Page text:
When spooky author Neil Gaiman was an 11-year-old boy in Portchester, England, he saw the great Welsh actor and dramatist Emlyn Williams do a one-man show as Charles Dickens, based on the author's tours of America.
"He recited from Dickens' works, told bits of his stories about going from town to town, Philadelphia included - very dramatic," Gaiman says. "At the end, the audience felt - truly felt - as if Dickens had come alive and into focus for them in a way that was really enjoyable. So much so that when I became a writer and discovered I had the facility to read my own stuff effectively, that is what I knew I wanted to do: bring stories dramatically."
So Gaiman, 54, "will bring stories dramatically" to Philadelphia's Tower Theater on Saturday: theatrically staged readings with improvisational sweep and audience interaction, from much-loved works - his dark comics series The Sandman, fantastical novels such as American Gods, children's horror novellas such as "Coraline" - and those not yet familiar, such as his recently released collection Trigger Warning: Short Fictions and Disturbances. The new volume's title is a reference to the tool that aims to prevent potentially damaging emotional responses (e.g., PTSD or rape flashbacks) to possibly hurtful information.
"The idea of putting warnings on things that can be upsetting is an incredibly smart thing to do," Gaiman says, "especially on the Web, where anyone executing an innocent Google search can come up with images they'll never get out of their head."
Some of Trigger Warning's shorts, such as "The Return of the Thin White Duke," are darkly fairy tale-ish. Others - "The Man Who Forgot Ray Bradbury" is one - are poignant soliloquies touching upon genuine horrors, such as losing one's memory, through either daily forgetfulness or the torture of Alzheimer's. Gaiman points to elder members of his family and to his friend Terry Pratchett, the British fantasy author who succumbed to the disease in March.
"I've been around it. There is that fear. I am a person who can't remember which pocket my pen is in," he says.
That story began when Gaiman was unable to remember the name of a dear author friend. Others, such as "Click Clack the Rattle Bag," are deep sensory exercises. "My hope with their likes is something not unlike turning out the lights and running an ice cube down someone's spine in the dark" - an image book, spooky and sexy. That's Gaiman, a sensualist's scary writer.
"I was easily spook-able as a kid by such stuff and that's why I began writing it. I don't write scary stuff often now, but when I do, I sincerely hope it works."
It is that tactile vibe, more scary than carnal, that Gaiman brings to his readings.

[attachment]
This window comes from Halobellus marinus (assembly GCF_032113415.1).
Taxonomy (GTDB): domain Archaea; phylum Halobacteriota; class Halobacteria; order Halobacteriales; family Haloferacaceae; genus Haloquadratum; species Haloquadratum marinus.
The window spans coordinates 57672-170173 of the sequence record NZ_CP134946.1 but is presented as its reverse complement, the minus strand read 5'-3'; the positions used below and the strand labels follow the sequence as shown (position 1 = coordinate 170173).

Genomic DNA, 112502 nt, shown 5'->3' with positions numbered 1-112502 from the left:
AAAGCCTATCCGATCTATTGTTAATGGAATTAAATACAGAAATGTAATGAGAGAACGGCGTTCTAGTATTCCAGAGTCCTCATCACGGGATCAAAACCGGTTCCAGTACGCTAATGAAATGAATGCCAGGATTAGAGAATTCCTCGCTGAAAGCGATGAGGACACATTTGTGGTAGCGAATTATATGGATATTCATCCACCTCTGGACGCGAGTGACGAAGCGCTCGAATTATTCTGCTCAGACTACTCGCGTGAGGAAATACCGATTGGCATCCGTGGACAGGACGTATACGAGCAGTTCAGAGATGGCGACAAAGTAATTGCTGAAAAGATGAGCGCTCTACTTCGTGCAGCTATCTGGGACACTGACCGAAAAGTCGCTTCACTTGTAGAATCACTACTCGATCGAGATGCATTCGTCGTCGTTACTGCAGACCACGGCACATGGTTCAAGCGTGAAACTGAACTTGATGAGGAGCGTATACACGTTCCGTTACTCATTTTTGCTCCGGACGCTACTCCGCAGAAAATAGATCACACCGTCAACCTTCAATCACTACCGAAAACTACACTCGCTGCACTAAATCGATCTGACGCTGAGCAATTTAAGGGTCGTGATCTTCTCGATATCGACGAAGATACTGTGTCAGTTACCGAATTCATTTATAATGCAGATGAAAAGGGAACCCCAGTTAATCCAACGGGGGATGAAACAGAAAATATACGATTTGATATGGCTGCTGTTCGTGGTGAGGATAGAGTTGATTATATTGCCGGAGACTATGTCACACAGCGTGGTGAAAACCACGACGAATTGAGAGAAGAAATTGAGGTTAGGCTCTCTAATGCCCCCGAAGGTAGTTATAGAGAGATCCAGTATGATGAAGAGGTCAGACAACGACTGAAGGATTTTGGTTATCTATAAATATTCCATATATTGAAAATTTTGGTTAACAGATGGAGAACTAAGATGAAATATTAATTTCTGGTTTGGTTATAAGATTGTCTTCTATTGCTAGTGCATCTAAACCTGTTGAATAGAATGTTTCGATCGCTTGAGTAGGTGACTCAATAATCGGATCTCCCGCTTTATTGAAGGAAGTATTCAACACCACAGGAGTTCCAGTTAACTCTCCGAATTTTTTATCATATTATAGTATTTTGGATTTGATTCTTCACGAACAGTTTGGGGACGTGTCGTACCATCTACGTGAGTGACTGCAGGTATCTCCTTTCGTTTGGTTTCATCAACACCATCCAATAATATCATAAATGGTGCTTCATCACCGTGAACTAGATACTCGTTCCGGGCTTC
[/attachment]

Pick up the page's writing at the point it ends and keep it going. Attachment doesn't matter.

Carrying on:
Cagily, he won't say exactly what he'll do at the Tower, first because he loves to surprise, second because he doesn't quite know all the details, and third because he refuses to do the same show twice. "Aren't you disappointed when you see comedians doing the same joke before you that you've watched him do on television the night before?"
Asked about the night's staging, props, and whether he'll hang really nice curtains (the last makes him laugh quite hard), Gaiman alludes to their possible presence, but won't commit to employing drapery or furnishings, things he's done when touring with his wife, musician, provocateur, and fellow author Amanda Palmer.
"Actually, though, those were her ideas and my initial protest," he chuckles, noting that Palmer crowd-sourced on Twitter ("and got it all") everything from comfy leather chairs to stuffed animals. Something will be staged Saturday, but he's not telling.
"I feel like a bit of a fraud having to fill a place as illustrious as the Tower. I know that what I do has to be big enough to fill that stage - and I shall," he says. But no matter what sort of staging he uses, it mustn't impede his interaction of the audience, because "I like taking questions and answers that can change the course of the evening."
Such transgressive authors as William S. Burroughs and Kathy Acker were wildly different from their written-word personas than they were on stage. What will an audience get from the staged Gaiman that isn't available on the page? "I've heard immediately from those who've seen me that when they got home, they quickly surveyed their rooms and left the lights on when they slept. I don't think you would have those sensations just from reading my work. "
And there's another thing: Adults simply aren't read to anymore.
"When you get to be about 12, nobody reads to you as they did when you were a child. Shame that. You forget that you like it, which makes about as much sense as forgetting you like ice cream and how enjoyable that it is."
What Gaiman likes best is taking a roomful of adults who haven't been read to in decades, unfurling his deep, mellifluous voice, and watching.
"The first couple of minutes are awkward - the audience doesn't really know what to do or how to cope. Twenty minutes later, into the more exciting bits, and the entire room is silent. People are holding their breath and the pin-drop cliché comes true. Everyone is in such rapt attention because nobody wants to miss a thing. That's why I do this: the joy of being here and celebrating stories."
8 p.m. Saturday at the Tower Theater, 69th and Ludlow Streets, Upper Darby.